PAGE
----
Not taking teeth seriously is not advisable
I am writing this very short and simple case history primarily as a warning should you encounter a similar medical condition in a client or a loved one, so that you do not underestimate it and approach it with the utmost care and responsibility.
I have a friend who is a physician. He once asked me for help with a health problem – on the left side of his neck under his lower jaw a big lump developed. The lump as big as a child’s fist was as hard as a stone. Probably a lymph node. He then told me that before this he had a toothache for which he took antibiotics and the ache had stopped.
I immediately put him on autopathy, boiled breath, I recommended 4.5 liters, but he rounded it up to two whole bottles of water, which made 4 liters. Frequency once a day. At the same time, I strongly advised him to immediately visit his dentist, because this condition is very serious and can be life-threatening, so it is too risky to leave everything to autopathy.
Just by chance, about 2 weeks earlier, I had a preventive dental examination. There was nothing wrong found and so I talked with my dentist for a while. I asked her about the death of musician Dusan Vancura from the Spiritual Quintet that was very much discussed in the media at that time. He had a purulent abscess under one of his teeth, but thanks to the lockdown could not get to the dentist and subsequently because of this “triviality” he died.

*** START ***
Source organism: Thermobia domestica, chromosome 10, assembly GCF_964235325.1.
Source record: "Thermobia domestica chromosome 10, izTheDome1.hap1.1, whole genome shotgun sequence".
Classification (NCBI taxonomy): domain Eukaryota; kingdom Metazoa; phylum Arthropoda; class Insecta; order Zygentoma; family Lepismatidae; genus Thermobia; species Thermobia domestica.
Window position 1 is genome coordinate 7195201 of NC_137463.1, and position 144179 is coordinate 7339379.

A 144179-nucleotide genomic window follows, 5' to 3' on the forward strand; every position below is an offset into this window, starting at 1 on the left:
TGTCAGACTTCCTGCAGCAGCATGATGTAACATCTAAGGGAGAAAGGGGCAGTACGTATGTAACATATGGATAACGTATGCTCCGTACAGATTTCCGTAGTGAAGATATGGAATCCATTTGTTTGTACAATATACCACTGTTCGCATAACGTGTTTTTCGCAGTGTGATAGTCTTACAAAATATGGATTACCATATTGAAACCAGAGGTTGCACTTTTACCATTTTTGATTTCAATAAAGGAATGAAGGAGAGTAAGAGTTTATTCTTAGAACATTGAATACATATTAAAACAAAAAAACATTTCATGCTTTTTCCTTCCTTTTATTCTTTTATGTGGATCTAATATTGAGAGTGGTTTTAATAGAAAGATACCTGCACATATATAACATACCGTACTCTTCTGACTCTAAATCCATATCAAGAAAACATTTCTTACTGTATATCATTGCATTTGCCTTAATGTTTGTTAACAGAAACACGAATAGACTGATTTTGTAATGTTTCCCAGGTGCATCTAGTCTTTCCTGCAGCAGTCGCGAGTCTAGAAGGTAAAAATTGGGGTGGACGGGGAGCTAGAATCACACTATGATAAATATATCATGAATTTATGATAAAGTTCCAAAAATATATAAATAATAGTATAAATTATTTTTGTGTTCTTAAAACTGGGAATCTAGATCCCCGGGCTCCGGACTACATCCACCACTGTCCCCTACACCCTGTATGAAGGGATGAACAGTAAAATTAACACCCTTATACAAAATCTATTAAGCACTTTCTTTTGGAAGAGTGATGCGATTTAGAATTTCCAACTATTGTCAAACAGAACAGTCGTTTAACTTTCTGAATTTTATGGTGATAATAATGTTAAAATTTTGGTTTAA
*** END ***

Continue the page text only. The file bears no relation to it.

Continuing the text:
I said, ‘That’s so strange to me, because he literally had to be crazy with pain, how could he stand it not going to the dentist!’ And the dentist explained to me, ‘No, it’s not. It only hurts in the beginning, then it stops hurting and it seems to have improved. But you still have the place terribly swollen. And if not dealt with in time, it can really be life-threatening.’
‘And how is it dealt with?’
‘Well, I’ve seen it twice in my practice. I immediately sent both patients to the hospital, where they cut it and you wouldn’t believe what for disgusting stuff will pour out of it. Well, and that tooth has to be extracted.’
The physician friend started doing autopathy. As soon as he started with it, the tooth began to hurt again, despite the ending course of antibiotics. By Thursday, it already hurt so much that he took a day off on Friday and had spent the weekend in terrible pain when he was unable to do anything at all. Fortunately, this crisis lasted exactly as I had predicted, until Monday, when he woke up almost pain-free in the morning. On Wednesday he went to the dentist (about a week after we started with autopathy), who only stated that there was something under the tooth, that there is a damaged root, and that he would recommend extracting the tooth in the future.
We continued with autopathy, increasing to 6 liters boiled breath every other day. Over the next 2 weeks, the swollen node shrank, and since all other health problems (digestion, etc.) were corrected, there was no need to continue with autopathy. We ended with a single application of breath without boiling 7.5 liters.
And so, the physician and his tooth were saved, although he had a really unpleasant extended weekend.
I hope that this story presents a clear warning – if you come across something like this, never risk a treatment without the supervision of a doctor / dentist – although it does not seem so at all, in these cases it is really a matter of life and death and if anything goes wrong, the consequences are very serious.
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